Monday, December 7, 2009

When in Doubt, Sue

Inside Higher Ed recently ran an interview with Professor Amy Gajda, the author of The Trials of Academe: The New Era of Campus Litigation published in October by Harvard University Press. The book and the interview have much to teach us about Butler’s reaction to The True BU.

Take a look at how the interview opens and see if it sounds familiar: “When in doubt, sue. That philosophy has become an expected part of American society and (to the frustration of many in higher education) academe as well.”

Professor Gajda was asked to comment on the notion that “Many college administrators these days complain that lawyers for their institutions have too much power.” In response, she said, “University counsel have never been busier or more important, but there is a danger in letting lawyers call all the shots. The ‘safest’ course from a litigation standpoint may not be the best for innovation, research, or teaching….College administrators and faculty generally need to be alert to the legal risks, while remaining true to their academic judgment.”

Remember that Butler’s president is on record saying that the university lawyers were operating without his knowledge and not under his control. Actually, though, I don’t think that is what Professor Gajda meant when she said that “lawyers for their institution have too much power.” Frankly, I doubt that she would have ever imagined a situation of the kind Butler’s president wants you to believe. But I have no doubt that the lawyers were complicit in creating Butler’s strategy with respect to intimidating me into shutting down The True BU. And I have no doubt that they play too large a role in the Butler administrative ethos.

Professor Gajda was asked about ways to reduce litigation: “Can you summarize the steps you recommend to colleges to discourage litigation as a means of solving disputes?” Her advice makes good sense. “The most important thing is for colleges to find a way of defusing academic disputes before they harden into a legal complaint. If colleges and universities took greater care to promote communication and a sense of community on campus, there would be fewer lawsuits.”

It seems to me that Butler has a great deal of work to do on this front. What sort of a “sense of community” exists on Butler’s campus when faculty member after faculty member expresses great fear of the administration? How can the administration ignore the problem when music faculty feel they can only come forward anonymously under the protection of a priest to document that what I wrote in The True BU was what they shared with me and that it was accurate? There is one thing that is helping faculty come together and build a shared community: their sense of fear of the Butler administration. Similarly, the Butler administration is all about secrecy. They “classify” more documents than you can imagine. Their two-pronged strategy when dealing with conflict, as has been so well demonstrated throughout my experience, is to demand that the content of all meetings remain secret and to have meetings with as few people at a time as they can get away with so they can tell each group a different “secret.” Amid a climate of fear, this strategy ensures that no one knows what anyone else knows – and thus that administrators are never asked tough questions.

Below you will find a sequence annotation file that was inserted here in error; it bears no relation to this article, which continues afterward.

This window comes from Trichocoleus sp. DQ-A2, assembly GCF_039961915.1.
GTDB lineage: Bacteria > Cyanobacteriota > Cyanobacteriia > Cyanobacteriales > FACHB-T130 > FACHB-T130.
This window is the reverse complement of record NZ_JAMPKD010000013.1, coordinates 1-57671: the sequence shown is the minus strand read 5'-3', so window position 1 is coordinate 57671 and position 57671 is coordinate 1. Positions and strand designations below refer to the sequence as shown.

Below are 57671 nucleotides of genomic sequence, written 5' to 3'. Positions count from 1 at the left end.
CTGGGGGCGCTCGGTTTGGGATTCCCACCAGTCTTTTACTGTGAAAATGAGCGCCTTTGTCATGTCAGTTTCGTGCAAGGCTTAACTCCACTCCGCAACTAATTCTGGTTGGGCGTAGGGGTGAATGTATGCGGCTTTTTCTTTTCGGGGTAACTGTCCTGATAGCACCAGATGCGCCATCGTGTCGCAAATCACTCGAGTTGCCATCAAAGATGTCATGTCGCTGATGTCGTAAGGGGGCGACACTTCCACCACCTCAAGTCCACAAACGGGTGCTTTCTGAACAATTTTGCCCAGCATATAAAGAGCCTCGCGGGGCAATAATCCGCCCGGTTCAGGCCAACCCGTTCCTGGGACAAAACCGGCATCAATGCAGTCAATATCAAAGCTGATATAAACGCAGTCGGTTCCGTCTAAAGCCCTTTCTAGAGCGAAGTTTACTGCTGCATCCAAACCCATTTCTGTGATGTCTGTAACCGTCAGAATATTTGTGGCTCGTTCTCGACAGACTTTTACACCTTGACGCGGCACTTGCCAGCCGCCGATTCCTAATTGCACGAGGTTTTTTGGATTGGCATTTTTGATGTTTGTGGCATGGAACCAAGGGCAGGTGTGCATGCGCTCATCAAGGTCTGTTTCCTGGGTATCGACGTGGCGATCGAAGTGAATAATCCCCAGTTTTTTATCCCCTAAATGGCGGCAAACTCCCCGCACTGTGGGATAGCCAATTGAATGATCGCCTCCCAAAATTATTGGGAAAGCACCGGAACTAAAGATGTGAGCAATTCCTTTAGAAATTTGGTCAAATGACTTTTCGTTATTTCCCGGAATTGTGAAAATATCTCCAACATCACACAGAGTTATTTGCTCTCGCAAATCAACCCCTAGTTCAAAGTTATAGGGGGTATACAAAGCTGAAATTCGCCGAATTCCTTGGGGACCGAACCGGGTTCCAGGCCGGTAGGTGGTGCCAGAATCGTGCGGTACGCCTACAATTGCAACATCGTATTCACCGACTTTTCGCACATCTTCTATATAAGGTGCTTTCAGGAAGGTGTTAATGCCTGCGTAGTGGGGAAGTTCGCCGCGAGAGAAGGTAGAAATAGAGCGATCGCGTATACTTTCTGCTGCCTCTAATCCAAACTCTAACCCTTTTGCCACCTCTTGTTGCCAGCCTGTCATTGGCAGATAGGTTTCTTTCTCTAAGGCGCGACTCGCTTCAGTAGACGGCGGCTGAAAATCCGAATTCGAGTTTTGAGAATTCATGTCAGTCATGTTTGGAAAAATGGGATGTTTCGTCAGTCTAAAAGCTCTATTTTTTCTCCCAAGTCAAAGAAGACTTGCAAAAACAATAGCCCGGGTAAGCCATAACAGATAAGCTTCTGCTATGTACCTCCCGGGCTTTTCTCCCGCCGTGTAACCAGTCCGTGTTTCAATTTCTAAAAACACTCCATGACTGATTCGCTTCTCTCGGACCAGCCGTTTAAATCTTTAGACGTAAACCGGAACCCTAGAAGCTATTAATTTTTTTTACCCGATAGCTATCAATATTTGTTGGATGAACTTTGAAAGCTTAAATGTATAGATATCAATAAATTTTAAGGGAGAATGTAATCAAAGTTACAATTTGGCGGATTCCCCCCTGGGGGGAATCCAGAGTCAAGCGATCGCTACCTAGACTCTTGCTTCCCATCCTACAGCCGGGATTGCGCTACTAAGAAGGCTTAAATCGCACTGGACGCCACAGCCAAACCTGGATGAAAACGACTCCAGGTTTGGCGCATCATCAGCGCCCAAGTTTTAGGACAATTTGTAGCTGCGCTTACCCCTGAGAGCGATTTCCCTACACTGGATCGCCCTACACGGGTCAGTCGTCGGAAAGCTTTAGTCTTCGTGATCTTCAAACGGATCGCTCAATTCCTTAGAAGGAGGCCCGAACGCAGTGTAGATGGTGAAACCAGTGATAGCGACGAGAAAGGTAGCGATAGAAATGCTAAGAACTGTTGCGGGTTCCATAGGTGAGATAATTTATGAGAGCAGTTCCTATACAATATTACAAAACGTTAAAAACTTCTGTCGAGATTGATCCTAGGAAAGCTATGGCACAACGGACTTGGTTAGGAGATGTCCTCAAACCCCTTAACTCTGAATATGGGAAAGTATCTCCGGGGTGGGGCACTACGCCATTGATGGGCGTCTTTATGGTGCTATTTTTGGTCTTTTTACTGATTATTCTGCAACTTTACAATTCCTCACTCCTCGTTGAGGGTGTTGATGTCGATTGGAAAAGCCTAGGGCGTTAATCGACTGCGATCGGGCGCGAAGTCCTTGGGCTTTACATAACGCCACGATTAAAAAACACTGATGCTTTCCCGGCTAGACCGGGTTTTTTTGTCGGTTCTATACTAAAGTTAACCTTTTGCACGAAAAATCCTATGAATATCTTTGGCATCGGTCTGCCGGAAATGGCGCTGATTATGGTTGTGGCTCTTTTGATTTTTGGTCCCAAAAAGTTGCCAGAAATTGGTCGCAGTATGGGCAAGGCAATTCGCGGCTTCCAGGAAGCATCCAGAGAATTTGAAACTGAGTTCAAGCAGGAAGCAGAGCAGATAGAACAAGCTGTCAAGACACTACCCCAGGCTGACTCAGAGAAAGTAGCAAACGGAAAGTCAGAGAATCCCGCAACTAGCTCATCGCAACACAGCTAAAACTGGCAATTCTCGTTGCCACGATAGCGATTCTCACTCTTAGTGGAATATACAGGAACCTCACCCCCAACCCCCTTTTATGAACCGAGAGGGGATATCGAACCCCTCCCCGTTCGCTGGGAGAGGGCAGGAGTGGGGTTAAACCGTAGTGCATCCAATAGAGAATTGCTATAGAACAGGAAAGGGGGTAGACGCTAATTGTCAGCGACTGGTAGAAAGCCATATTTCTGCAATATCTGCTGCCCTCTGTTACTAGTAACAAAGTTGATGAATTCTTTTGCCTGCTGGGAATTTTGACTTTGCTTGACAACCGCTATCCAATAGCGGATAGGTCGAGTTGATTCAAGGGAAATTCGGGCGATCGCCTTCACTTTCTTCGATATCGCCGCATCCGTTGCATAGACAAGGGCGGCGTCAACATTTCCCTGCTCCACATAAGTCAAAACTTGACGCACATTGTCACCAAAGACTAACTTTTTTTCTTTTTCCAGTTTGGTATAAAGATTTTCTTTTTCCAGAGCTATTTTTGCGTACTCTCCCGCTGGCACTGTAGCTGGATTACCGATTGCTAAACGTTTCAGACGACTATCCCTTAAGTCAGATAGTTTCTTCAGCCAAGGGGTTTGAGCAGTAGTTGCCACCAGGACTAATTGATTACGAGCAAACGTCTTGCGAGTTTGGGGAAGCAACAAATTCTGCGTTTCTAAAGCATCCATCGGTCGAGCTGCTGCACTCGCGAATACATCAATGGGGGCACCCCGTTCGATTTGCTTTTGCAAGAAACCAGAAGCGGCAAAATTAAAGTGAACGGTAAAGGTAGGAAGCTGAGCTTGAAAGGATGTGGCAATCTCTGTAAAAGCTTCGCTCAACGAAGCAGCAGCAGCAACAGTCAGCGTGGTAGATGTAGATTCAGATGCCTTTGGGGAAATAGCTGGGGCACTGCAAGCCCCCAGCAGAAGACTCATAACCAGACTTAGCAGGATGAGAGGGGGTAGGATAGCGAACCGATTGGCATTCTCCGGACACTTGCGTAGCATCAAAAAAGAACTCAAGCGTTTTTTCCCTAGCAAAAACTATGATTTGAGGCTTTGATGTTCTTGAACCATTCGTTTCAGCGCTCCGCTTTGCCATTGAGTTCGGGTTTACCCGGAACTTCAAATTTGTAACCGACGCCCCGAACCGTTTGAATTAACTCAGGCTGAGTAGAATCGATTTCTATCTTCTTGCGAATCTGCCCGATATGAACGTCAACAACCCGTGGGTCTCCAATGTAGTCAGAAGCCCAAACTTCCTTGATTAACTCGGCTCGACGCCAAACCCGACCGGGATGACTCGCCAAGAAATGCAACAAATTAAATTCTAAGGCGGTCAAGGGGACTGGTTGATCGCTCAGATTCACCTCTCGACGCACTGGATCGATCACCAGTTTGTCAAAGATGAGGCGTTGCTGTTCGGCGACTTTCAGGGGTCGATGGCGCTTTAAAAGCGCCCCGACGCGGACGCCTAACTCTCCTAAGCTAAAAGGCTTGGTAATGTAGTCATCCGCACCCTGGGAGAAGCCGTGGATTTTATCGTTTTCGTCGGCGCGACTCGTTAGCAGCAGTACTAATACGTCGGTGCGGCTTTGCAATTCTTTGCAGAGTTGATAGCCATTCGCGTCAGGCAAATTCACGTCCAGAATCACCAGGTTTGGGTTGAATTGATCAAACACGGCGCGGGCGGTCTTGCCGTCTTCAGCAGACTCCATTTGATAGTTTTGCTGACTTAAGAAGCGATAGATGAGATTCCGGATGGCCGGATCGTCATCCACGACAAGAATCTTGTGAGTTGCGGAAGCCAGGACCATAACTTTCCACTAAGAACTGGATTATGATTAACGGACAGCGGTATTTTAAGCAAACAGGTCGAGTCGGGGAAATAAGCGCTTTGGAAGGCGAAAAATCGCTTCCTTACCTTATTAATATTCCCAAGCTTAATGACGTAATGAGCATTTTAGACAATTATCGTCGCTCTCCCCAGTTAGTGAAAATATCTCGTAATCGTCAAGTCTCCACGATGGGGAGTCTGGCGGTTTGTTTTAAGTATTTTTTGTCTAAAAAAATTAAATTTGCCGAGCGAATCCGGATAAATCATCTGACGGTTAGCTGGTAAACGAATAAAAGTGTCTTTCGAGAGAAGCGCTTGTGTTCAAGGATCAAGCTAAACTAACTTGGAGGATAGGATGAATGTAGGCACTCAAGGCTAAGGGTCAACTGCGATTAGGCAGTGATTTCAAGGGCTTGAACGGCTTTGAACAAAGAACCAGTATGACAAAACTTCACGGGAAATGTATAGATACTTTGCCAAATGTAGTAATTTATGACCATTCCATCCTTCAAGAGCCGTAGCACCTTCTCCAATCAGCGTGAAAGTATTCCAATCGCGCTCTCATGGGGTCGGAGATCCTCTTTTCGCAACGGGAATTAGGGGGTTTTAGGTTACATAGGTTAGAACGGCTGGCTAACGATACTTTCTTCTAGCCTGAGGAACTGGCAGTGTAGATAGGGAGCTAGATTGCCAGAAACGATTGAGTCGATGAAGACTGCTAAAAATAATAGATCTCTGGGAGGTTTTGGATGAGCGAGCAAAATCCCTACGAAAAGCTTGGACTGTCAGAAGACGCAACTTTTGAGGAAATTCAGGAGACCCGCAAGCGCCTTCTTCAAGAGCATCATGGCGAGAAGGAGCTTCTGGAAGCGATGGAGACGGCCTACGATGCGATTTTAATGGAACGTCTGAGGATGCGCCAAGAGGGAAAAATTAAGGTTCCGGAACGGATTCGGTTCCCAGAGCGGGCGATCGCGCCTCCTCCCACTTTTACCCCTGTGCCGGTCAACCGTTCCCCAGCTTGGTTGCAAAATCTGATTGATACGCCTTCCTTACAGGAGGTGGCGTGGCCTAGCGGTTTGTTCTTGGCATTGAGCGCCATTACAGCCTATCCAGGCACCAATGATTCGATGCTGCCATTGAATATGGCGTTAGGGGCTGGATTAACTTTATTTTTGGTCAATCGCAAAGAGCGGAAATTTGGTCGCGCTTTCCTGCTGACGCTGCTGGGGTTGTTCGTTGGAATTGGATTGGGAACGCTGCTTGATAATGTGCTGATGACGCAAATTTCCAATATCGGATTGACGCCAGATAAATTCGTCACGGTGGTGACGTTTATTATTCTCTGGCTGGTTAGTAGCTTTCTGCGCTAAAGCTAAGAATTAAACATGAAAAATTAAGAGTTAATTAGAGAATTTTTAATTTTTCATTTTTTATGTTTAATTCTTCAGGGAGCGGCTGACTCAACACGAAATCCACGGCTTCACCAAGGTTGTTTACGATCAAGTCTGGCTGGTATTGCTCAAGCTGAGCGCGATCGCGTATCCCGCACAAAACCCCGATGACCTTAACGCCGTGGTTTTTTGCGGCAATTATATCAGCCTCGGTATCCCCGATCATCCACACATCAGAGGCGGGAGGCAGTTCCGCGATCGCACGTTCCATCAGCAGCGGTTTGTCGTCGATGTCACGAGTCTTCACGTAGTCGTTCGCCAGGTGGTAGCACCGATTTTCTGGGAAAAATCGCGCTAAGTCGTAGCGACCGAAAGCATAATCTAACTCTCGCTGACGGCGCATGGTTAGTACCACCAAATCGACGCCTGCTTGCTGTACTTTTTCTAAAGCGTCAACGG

One of the main points of Professor Gajda’s book is that recourse to the court system, while being overused now, came about to correct abuses present on college campuses that occurred when colleges acted as if they were outside of the law. She paints an unsettling picture of how things were: “At one time, colleges were basically unaccountable in the courts. They ignored contracts, trampled speech rights, and dismissed students and faculty on whim or prejudice with basic impunity.” She concludes that thought with the only statements she’s made with which I disagree and which is demonstrably false, at least on one campus in central Indiana: “No one should want to go back to those days.” It is all too obvious that Butler administrators yearn for the good old days when they could act with impunity, when freedom of speech stopped when someone in power didn’t like what was being said.

Professor Gajda does a great service by documenting a very real threat to higher education and the actions of Butler University serve to prove her case definitively.


  1. Jess, You're doing a great job with this blog! These posts are very insightful and informative. Keep it up and good luck!